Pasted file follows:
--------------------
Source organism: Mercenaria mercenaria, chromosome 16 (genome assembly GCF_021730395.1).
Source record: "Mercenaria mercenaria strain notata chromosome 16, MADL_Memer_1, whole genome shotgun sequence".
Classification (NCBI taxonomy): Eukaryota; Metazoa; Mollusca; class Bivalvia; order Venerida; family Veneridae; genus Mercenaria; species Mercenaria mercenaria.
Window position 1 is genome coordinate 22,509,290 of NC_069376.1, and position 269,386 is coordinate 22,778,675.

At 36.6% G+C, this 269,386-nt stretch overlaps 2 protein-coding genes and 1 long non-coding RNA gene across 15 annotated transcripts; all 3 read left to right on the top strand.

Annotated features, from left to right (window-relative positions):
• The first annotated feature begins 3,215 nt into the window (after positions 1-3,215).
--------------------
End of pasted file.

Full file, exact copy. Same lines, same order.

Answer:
Source organism: Mercenaria mercenaria, chromosome 16 (genome assembly GCF_021730395.1).
Source record: "Mercenaria mercenaria strain notata chromosome 16, MADL_Memer_1, whole genome shotgun sequence".
Classification (NCBI taxonomy): Eukaryota; Metazoa; Mollusca; class Bivalvia; order Venerida; family Veneridae; genus Mercenaria; species Mercenaria mercenaria.
Window position 1 is genome coordinate 22,509,290 of NC_069376.1, and position 269,386 is coordinate 22,778,675.

At 36.6% G+C, this 269,386-nt stretch overlaps 2 protein-coding genes and 1 long non-coding RNA gene across 15 annotated transcripts; all 3 read left to right on the top strand.

Annotated features, from left to right (window-relative positions):
• The first annotated feature begins 3,215 nt into the window (after positions 1-3,215).